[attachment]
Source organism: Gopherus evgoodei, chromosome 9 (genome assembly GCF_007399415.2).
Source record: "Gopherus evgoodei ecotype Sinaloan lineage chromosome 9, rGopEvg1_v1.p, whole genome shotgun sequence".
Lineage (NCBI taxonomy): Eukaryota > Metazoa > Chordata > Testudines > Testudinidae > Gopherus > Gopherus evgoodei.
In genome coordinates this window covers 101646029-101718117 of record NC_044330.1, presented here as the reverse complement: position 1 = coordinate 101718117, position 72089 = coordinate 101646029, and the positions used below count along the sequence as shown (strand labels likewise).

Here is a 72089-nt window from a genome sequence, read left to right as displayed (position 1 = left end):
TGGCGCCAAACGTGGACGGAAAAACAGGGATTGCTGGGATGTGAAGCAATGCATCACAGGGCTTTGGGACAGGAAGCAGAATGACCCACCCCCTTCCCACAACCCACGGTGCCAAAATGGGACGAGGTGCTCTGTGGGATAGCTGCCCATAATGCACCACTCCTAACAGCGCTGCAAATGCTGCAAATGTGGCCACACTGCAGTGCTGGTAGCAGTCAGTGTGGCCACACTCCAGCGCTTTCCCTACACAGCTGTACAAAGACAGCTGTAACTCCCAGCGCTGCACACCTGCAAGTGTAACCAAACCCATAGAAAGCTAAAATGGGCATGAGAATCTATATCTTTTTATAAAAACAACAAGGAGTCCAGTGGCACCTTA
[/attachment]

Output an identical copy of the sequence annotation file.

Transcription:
Source organism: Gopherus evgoodei, chromosome 9 (genome assembly GCF_007399415.2).
Source record: "Gopherus evgoodei ecotype Sinaloan lineage chromosome 9, rGopEvg1_v1.p, whole genome shotgun sequence".
Lineage (NCBI taxonomy): Eukaryota > Metazoa > Chordata > Testudines > Testudinidae > Gopherus > Gopherus evgoodei.
In genome coordinates this window covers 101646029-101718117 of record NC_044330.1, presented here as the reverse complement: position 1 = coordinate 101718117, position 72089 = coordinate 101646029, and the positions used below count along the sequence as shown (strand labels likewise).

Here is a 72089-nt window from a genome sequence, read left to right as displayed (position 1 = left end):
TGGCGCCAAACGTGGACGGAAAAACAGGGATTGCTGGGATGTGAAGCAATGCATCACAGGGCTTTGGGACAGGAAGCAGAATGACCCACCCCCTTCCCACAACCCACGGTGCCAAAATGGGACGAGGTGCTCTGTGGGATAGCTGCCCATAATGCACCACTCCTAACAGCGCTGCAAATGCTGCAAATGTGGCCACACTGCAGTGCTGGTAGCAGTCAGTGTGGCCACACTCCAGCGCTTTCCCTACACAGCTGTACAAAGACAGCTGTAACTCCCAGCGCTGCACACCTGCAAGTGTAACCAAACCCATAGAAAGCTAAAATGGGCATGAGAATCTATATCTTTTTATAAAAACAACAAGGAGTCCAGTGGCACCTTA